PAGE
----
There’s a new date for when life flourished on our planet. Research from the University of Washington has found evidence that 3.2 billion years ago, life was pulling nitrogen from Earth’s air and “converting it into a form that could support larger communities,” according to a University press release.
3.2 billion years ago, oxygen was absent in our atmosphere. Life can exist without oxygen, but it needs lots of nitrogen.
“People always had the idea that the really ancient biosphere was just tenuously clinging on to this inhospitable planet, and it wasn’t until the emergence of nitrogen fixation that suddenly the biosphere become large and robust and diverse,” said co-author Roger Buick, a UW professor of Earth and space sciences. “Our work shows that there was no nitrogen crisis on the early Earth, and therefore it could have supported a fairly large and diverse biosphere.”
What Exactly Was This ‘Work?’
The researchers looked at 52 samples ranging from 2.75 to 3.2 billion years old. These rock samples were collected in South Africa and northwestern Australia. They are some of the best preserved rocks on Earth and were formed from sediment deposited on continental margins. That means they are free from any chemical irregularities researchers might see near a subsea volcano.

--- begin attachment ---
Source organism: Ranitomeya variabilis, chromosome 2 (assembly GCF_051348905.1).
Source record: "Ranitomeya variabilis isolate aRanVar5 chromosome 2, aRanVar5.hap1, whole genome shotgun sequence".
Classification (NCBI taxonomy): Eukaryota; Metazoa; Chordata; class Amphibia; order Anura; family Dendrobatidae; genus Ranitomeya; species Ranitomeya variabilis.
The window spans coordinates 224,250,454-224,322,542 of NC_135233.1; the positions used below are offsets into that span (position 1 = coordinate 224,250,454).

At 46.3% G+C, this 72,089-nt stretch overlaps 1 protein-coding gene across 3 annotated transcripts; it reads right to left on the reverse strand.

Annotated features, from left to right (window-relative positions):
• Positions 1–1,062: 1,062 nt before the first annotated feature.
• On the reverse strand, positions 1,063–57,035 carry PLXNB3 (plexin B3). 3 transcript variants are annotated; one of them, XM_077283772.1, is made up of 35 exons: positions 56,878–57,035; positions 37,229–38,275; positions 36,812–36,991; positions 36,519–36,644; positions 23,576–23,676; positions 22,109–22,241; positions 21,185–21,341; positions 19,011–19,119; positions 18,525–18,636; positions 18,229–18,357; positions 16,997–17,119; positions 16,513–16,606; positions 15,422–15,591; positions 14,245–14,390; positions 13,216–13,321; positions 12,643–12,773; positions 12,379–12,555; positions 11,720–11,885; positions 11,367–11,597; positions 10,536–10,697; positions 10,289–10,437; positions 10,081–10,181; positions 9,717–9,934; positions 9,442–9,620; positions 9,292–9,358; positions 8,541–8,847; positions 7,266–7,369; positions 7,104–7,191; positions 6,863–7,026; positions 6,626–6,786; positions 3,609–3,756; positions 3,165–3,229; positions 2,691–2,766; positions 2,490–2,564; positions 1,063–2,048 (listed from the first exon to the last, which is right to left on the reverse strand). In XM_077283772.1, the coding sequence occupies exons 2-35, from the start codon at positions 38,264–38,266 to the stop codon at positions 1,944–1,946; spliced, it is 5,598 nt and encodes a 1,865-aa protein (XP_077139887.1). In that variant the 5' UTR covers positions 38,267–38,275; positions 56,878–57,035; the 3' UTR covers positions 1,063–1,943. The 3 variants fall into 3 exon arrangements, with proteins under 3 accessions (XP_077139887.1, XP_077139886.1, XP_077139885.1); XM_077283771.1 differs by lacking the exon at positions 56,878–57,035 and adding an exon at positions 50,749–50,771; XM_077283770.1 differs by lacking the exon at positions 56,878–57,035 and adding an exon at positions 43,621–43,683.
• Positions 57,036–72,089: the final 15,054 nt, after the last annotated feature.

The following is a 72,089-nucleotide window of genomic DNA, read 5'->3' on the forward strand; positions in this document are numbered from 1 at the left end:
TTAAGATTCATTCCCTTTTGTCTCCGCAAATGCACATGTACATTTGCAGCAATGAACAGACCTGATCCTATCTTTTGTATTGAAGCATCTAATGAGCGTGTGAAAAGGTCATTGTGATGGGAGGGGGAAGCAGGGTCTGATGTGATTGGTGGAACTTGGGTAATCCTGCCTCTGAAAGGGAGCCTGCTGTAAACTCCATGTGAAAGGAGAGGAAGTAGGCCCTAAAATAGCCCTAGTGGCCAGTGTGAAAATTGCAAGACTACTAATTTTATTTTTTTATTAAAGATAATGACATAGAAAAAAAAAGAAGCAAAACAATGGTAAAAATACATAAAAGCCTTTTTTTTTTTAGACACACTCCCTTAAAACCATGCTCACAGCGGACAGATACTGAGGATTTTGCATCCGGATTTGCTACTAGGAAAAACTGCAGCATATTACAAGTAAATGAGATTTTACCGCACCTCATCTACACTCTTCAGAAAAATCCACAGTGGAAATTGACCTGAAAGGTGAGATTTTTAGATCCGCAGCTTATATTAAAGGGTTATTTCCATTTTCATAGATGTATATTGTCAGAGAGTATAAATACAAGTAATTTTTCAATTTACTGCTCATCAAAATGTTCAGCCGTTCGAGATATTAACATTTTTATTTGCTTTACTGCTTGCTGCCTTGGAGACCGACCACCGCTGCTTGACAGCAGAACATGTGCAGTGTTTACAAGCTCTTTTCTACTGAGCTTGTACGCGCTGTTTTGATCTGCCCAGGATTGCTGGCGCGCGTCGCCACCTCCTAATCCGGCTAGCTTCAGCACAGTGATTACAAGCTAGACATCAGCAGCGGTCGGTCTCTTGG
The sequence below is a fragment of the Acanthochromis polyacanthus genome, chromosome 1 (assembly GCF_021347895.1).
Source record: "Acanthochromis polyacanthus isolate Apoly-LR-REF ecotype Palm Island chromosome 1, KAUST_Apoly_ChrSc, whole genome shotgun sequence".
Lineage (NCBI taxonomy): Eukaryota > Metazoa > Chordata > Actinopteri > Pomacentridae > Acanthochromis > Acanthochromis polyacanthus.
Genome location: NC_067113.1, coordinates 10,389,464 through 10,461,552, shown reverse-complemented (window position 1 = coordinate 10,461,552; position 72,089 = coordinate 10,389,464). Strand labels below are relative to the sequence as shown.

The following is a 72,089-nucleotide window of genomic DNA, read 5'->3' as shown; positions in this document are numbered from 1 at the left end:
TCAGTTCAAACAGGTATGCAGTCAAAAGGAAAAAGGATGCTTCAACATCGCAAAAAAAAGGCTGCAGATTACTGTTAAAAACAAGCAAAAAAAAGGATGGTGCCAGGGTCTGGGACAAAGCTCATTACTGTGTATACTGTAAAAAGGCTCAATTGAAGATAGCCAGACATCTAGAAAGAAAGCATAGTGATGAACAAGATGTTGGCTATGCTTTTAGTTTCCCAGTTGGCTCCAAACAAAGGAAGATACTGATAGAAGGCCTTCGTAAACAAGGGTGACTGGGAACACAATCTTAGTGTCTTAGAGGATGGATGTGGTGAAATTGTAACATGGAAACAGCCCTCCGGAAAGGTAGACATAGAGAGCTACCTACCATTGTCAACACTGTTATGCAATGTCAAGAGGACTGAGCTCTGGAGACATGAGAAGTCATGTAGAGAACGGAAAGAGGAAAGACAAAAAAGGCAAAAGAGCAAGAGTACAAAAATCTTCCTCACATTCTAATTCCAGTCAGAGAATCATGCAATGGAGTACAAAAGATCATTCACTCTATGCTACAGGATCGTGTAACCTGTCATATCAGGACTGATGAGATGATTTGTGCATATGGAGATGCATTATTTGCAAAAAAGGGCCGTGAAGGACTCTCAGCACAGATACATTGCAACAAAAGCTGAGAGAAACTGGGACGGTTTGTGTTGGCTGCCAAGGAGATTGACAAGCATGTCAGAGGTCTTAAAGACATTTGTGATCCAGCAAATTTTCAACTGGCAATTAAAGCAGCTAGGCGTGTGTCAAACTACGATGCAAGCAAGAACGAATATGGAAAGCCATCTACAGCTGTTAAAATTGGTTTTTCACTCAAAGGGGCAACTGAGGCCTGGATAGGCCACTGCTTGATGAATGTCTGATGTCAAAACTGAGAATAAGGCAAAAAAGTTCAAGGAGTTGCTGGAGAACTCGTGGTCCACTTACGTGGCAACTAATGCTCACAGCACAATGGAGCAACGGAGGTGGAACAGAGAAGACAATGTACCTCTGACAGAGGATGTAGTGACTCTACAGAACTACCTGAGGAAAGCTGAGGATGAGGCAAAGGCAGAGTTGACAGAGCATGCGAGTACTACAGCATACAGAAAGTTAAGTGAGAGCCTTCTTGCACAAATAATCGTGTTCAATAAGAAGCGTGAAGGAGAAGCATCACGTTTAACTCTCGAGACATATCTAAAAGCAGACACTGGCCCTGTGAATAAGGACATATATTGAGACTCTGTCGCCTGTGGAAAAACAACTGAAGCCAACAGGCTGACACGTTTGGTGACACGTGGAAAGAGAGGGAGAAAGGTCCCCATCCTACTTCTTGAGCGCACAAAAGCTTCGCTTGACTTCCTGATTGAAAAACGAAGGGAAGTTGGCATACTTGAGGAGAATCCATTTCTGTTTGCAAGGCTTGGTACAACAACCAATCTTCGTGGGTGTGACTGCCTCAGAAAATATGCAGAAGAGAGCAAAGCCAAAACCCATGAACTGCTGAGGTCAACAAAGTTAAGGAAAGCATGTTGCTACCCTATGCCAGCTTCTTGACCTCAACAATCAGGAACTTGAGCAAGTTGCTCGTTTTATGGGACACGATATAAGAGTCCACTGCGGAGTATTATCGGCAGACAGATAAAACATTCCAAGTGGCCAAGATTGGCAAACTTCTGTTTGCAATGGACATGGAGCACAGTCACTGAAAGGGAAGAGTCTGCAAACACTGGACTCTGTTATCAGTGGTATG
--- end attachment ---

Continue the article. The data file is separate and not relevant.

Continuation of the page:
The rocks also formed before our atmosphere gained oxygen, which is believed to have happened around 2.3 to 2.4 billion years ago.
The samples, including the oldest ones, showed chemical evidence that life was pulling nitrogen from the air. According to the press release:
The ratio of heavier to lighter nitrogen atoms fits the pattern of nitrogen-fixing enzymes contained in single-celled organisms, and does not match any chemical reactions that occur in the absence of life.
Previous analysis of nitrogen-fixing enzymes showed they originated between 1.5 and 2.2 billion years ago.
“This is hard evidence that pushes it back a further billion years,” Buick said.
These data cannot readily be explained by abiotic processes and therefore suggest biological nitrogen fixation, most probably using molybdenum-based nitrogenase as opposed to other variants that impart significant negative fractionations. Our data place a minimum age constraint of 3.2 billion years on the origin of biological nitrogen fixation and suggest that molybdenum was bioavailable in the mid-Archaean ocean long before the Great Oxidation Event.
Image credit: University of Washington/Roger Buick. Image shows rocks in northwestern Australia.